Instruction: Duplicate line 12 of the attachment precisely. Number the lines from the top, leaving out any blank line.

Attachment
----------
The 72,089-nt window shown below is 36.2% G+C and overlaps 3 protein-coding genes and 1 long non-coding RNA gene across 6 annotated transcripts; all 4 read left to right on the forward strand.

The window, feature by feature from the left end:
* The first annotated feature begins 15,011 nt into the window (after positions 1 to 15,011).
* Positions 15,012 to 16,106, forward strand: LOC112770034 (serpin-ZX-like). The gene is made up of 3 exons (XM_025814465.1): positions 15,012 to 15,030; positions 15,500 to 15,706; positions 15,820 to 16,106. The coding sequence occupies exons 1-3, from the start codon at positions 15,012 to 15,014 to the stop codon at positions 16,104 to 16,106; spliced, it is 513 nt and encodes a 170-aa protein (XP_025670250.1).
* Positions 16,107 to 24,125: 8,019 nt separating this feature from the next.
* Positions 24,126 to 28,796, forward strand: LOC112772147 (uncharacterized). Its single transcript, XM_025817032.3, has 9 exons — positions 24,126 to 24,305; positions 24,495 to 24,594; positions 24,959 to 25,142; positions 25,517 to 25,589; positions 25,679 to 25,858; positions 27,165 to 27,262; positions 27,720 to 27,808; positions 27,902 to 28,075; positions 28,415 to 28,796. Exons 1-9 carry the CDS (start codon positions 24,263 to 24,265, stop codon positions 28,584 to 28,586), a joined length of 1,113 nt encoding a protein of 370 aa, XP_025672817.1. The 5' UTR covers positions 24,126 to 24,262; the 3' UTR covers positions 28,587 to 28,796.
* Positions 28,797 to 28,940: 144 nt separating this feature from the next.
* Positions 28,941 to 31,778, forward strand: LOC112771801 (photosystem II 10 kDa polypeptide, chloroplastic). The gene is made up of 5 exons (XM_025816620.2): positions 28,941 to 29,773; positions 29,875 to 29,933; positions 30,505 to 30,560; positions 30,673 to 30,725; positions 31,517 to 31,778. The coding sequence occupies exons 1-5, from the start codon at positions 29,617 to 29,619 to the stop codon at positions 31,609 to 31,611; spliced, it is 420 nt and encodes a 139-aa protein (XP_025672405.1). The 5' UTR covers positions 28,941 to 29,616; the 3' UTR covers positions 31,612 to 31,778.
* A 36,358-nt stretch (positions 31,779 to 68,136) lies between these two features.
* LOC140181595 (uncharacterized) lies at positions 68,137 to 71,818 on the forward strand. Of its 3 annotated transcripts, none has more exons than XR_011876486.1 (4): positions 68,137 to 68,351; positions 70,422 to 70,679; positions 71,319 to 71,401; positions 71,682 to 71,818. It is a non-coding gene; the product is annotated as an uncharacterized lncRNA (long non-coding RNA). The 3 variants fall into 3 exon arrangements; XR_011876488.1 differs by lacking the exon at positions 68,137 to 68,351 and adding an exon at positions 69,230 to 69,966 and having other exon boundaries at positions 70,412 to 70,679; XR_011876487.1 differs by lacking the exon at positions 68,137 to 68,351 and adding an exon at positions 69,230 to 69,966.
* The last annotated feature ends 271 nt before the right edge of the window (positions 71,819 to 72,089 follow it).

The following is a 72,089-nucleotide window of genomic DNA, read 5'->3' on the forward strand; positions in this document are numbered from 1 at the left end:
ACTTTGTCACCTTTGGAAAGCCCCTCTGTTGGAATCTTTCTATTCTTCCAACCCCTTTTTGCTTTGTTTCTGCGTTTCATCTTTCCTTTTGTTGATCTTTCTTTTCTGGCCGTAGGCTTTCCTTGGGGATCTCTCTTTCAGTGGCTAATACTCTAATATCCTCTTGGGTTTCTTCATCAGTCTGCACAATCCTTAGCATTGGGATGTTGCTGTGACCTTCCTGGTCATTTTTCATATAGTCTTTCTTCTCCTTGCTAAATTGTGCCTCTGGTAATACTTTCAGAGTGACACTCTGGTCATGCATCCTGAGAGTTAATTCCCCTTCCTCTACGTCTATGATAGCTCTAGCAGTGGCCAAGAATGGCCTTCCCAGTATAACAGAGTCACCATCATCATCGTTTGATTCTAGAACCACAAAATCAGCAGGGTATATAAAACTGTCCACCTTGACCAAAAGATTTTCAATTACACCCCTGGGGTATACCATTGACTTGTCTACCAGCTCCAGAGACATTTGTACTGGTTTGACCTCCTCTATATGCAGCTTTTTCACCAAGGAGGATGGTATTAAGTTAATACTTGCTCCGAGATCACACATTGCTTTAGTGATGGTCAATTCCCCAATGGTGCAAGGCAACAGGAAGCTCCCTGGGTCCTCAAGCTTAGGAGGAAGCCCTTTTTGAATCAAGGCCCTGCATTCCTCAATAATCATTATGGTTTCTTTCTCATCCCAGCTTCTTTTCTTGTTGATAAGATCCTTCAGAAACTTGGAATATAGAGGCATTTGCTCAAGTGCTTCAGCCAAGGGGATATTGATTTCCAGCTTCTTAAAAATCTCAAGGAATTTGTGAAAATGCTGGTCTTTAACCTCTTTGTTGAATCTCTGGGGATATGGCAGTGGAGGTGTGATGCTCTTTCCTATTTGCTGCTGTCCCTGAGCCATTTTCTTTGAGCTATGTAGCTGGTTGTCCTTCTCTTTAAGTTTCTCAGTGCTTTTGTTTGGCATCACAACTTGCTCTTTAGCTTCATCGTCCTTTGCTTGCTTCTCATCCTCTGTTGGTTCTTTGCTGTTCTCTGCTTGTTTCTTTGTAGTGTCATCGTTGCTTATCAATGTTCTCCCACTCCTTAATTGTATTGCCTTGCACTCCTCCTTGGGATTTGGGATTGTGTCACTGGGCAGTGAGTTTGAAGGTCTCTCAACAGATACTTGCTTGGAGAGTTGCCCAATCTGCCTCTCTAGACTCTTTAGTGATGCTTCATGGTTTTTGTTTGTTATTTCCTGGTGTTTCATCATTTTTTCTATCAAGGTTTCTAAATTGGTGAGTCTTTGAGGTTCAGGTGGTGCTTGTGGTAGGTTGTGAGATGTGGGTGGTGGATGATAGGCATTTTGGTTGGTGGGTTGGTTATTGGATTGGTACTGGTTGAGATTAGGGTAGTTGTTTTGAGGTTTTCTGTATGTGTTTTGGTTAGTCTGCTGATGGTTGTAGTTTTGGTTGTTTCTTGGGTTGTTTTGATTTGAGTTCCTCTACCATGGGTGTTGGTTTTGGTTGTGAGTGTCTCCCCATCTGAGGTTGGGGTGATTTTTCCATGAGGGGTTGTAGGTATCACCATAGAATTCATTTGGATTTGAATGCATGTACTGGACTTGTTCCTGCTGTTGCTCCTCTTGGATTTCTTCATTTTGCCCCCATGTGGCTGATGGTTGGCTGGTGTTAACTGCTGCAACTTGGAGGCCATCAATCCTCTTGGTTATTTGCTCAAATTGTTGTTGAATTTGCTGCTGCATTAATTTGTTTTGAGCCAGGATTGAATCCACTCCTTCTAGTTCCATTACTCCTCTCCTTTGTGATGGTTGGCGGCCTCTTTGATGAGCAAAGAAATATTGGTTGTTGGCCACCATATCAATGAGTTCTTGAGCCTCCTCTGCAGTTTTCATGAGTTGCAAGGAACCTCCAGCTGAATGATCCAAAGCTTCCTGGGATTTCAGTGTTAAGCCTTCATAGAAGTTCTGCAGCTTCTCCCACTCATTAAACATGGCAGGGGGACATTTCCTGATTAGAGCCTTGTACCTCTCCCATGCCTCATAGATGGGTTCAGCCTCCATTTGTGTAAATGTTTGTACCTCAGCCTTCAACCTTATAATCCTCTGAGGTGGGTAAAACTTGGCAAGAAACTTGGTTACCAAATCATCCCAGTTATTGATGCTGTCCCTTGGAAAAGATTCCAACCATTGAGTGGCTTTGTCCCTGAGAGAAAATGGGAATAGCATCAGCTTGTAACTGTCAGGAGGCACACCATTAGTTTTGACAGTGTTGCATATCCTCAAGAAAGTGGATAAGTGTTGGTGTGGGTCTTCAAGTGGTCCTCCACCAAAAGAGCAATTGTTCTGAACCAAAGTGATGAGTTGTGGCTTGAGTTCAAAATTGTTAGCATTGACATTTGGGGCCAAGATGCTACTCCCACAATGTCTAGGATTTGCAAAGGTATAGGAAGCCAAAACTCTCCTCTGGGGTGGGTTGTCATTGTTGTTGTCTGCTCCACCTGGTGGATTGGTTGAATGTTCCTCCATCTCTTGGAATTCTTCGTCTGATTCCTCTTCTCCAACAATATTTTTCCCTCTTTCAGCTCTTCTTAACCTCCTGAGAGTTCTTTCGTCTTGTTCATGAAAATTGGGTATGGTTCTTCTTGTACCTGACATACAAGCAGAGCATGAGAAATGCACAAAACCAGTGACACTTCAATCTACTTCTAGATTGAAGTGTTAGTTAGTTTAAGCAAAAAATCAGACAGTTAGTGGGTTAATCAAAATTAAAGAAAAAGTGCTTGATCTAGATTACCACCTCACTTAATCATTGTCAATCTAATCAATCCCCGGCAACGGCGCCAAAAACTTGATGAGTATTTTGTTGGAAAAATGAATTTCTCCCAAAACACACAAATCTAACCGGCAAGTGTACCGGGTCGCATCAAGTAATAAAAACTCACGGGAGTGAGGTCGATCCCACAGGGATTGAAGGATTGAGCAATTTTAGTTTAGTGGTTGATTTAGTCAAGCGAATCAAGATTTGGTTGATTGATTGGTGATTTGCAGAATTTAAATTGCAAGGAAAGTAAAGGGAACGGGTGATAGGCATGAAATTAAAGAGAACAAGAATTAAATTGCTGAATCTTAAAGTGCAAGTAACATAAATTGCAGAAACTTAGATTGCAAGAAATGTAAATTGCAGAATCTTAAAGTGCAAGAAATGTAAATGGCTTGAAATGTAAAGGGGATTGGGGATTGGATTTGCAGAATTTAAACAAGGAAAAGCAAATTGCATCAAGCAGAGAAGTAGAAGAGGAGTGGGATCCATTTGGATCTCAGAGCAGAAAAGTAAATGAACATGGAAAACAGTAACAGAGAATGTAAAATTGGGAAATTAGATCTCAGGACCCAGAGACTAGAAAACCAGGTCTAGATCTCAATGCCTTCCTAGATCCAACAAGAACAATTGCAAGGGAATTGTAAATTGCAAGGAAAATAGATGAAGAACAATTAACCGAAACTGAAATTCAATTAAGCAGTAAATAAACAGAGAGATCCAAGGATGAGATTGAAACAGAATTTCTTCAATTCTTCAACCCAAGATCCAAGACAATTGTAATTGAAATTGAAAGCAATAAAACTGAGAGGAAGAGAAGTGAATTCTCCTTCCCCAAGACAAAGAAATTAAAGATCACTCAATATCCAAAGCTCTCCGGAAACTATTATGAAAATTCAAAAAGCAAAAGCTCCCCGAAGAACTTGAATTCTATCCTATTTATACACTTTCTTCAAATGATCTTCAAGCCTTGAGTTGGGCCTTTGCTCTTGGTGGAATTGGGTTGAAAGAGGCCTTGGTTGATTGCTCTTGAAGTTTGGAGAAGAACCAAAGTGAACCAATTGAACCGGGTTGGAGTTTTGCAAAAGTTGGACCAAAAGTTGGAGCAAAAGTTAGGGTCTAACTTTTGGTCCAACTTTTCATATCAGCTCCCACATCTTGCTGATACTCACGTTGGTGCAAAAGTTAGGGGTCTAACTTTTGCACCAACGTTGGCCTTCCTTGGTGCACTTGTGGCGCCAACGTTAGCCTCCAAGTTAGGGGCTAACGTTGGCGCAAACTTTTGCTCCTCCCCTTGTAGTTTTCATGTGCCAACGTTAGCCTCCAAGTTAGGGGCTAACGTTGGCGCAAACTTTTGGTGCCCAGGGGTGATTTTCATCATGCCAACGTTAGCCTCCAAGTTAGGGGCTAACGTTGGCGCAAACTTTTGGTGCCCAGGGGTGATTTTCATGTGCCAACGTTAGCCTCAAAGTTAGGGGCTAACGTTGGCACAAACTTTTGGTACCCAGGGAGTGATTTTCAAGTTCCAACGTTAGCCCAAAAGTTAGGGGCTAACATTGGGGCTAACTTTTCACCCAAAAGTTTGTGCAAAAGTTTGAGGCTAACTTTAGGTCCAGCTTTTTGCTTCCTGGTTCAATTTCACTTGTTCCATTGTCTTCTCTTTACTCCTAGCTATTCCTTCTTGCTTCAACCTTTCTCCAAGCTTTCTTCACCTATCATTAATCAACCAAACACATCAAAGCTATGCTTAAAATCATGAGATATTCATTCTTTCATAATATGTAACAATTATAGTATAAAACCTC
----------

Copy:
The following is a 72,089-nucleotide window of genomic DNA, read 5'->3' on the forward strand; positions in this document are numbered from 1 at the left end: